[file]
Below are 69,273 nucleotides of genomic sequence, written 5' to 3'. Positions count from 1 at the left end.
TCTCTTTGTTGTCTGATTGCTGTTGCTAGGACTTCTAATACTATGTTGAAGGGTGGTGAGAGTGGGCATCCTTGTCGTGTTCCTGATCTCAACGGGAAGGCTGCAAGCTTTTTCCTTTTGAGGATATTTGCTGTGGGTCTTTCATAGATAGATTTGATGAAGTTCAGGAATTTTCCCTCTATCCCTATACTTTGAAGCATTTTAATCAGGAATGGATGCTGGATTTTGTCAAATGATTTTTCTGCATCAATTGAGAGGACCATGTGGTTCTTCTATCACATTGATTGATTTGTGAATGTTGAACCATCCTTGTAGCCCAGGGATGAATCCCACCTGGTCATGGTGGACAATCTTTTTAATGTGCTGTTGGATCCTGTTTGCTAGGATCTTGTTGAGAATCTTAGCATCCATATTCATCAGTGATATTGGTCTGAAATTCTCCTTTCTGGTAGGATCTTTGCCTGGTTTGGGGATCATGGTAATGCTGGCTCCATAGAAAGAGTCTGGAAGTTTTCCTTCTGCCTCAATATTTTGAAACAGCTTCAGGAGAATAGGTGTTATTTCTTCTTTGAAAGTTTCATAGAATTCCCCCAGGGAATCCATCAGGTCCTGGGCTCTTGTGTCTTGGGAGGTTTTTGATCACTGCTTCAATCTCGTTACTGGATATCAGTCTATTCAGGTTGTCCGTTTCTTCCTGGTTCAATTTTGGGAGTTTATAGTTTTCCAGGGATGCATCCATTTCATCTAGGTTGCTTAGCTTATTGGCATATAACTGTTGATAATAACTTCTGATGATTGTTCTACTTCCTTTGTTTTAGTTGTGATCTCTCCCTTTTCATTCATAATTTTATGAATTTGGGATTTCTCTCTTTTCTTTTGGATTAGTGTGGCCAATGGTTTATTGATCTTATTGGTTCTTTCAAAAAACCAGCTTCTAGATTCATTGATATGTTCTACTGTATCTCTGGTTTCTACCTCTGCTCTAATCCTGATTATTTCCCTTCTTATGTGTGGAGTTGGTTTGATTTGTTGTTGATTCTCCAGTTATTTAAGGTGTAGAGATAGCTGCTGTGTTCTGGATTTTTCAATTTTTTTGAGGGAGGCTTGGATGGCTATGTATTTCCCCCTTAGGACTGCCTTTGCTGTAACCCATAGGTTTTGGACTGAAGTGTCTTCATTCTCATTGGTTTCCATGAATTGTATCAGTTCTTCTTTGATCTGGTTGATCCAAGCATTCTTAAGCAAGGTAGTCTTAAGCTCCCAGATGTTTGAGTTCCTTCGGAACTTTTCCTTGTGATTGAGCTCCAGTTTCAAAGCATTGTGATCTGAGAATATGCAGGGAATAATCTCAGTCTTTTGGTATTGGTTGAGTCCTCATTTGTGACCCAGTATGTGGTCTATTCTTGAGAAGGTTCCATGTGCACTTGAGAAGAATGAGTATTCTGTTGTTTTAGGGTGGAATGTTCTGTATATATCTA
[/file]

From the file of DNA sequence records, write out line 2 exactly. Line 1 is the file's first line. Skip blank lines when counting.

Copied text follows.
TCTCTTTGTTGTCTGATTGCTGTTGCTAGGACTTCTAATACTATGTTGAAGGGTGGTGAGAGTGGGCATCCTTGTCGTGTTCCTGATCTCAACGGGAAGGCTGCAAGCTTTTTCCTTTTGAGGATATTTGCTGTGGGTCTTTCATAGATAGATTTGATGAAGTTCAGGAATTTTCCCTCTATCCCTATACTTTGAAGCATTTTAATCAGGAATGGATGCTGGATTTTGTCAAATGATTTTTCTGCATCAATTGAGAGGACCATGTGGTTCTTCTATCACATTGATTGATTTGTGAATGTTGAACCATCCTTGTAGCCCAGGGATGAATCCCACCTGGTCATGGTGGACAATCTTTTTAATGTGCTGTTGGATCCTGTTTGCTAGGATCTTGTTGAGAATCTTAGCATCCATATTCATCAGTGATATTGGTCTGAAATTCTCCTTTCTGGTAGGATCTTTGCCTGGTTTGGGGATCATGGTAATGCTGGCTCCATAGAAAGAGTCTGGAAGTTTTCCTTCTGCCTCAATATTTTGAAACAGCTTCAGGAGAATAGGTGTTATTTCTTCTTTGAAAGTTTCATAGAATTCCCCCAGGGAATCCATCAGGTCCTGGGCTCTTGTGTCTTGGGAGGTTTTTGATCACTGCTTCAATCTCGTTACTGGATATCAGTCTATTCAGGTTGTCCGTTTCTTCCTGGTTCAATTTTGGGAGTTTATAGTTTTCCAGGGATGCATCCATTTCATCTAGGTTGCTTAGCTTATTGGCATATAACTGTTGATAATAACTTCTGATGATTGTTCTACTTCCTTTGTTTTAGTTGTGATCTCTCCCTTTTCATTCATAATTTTATGAATTTGGGATTTCTCTCTTTTCTTTTGGATTAGTGTGGCCAATGGTTTATTGATCTTATTGGTTCTTTCAAAAAACCAGCTTCTAGATTCATTGATATGTTCTACTGTATCTCTGGTTTCTACCTCTGCTCTAATCCTGATTATTTCCCTTCTTATGTGTGGAGTTGGTTTGATTTGTTGTTGATTCTCCAGTTATTTAAGGTGTAGAGATAGCTGCTGTGTTCTGGATTTTTCAATTTTTTTGAGGGAGGCTTGGATGGCTATGTATTTCCCCCTTAGGACTGCCTTTGCTGTAACCCATAGGTTTTGGACTGAAGTGTCTTCATTCTCATTGGTTTCCATGAATTGTATCAGTTCTTCTTTGATCTGGTTGATCCAAGCATTCTTAAGCAAGGTAGTCTTAAGCTCCCAGATGTTTGAGTTCCTTCGGAACTTTTCCTTGTGATTGAGCTCCAGTTTCAAAGCATTGTGATCTGAGAATATGCAGGGAATAATCTCAGTCTTTTGGTATTGGTTGAGTCCTCATTTGTGACCCAGTATGTGGTCTATTCTTGAGAAGGTTCCATGTGCACTTGAGAAGAATGAGTATTCTGTTGTTTTAGGGTGGAATGTTCTGTATATATCTA